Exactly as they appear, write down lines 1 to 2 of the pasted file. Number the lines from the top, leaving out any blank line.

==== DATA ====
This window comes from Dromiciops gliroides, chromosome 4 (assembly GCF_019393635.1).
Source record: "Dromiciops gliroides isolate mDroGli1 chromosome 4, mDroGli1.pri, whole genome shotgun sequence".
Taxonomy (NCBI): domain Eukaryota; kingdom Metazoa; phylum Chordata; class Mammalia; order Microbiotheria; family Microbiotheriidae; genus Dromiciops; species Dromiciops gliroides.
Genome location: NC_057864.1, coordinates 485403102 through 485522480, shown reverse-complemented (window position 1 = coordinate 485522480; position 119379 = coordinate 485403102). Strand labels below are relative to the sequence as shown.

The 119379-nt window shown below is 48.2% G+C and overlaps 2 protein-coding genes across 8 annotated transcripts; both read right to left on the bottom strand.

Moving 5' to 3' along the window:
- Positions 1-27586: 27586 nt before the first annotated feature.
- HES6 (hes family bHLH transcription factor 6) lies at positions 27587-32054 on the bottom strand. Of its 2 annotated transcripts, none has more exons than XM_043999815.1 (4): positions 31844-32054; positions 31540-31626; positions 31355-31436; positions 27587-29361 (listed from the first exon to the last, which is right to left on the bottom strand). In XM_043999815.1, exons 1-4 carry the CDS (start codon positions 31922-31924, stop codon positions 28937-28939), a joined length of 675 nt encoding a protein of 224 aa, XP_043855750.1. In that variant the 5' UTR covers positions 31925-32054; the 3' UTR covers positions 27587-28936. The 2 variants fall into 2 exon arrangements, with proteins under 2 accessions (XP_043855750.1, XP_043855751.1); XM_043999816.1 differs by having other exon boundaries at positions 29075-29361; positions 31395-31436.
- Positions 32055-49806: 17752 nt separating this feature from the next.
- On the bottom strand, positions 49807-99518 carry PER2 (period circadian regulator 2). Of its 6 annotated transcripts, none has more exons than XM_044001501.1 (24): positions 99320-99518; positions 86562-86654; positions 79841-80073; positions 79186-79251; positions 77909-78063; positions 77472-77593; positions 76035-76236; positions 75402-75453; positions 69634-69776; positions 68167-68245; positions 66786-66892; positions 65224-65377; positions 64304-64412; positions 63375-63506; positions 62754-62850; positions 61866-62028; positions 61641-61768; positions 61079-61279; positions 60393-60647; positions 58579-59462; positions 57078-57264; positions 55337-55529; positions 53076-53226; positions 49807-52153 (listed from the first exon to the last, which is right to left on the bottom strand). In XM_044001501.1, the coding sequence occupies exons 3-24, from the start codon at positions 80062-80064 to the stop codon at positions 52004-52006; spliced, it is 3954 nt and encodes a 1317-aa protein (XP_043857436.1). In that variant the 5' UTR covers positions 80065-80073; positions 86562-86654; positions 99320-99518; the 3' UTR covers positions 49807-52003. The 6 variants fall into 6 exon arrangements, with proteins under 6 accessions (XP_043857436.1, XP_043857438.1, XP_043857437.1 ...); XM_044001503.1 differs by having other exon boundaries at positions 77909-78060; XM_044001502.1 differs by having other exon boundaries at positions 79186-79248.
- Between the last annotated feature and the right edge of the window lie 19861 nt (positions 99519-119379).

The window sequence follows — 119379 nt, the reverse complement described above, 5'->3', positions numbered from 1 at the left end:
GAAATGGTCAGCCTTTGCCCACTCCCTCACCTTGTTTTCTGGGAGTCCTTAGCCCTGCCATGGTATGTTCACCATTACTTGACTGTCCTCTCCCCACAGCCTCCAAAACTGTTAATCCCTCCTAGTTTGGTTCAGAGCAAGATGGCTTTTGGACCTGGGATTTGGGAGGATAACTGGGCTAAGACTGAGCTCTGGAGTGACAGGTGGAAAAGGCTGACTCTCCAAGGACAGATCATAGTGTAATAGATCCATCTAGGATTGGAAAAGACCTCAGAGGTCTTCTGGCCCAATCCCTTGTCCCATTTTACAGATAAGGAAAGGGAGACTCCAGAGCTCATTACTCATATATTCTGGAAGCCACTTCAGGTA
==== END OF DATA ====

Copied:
This window comes from Dromiciops gliroides, chromosome 4 (assembly GCF_019393635.1).
Source record: "Dromiciops gliroides isolate mDroGli1 chromosome 4, mDroGli1.pri, whole genome shotgun sequence".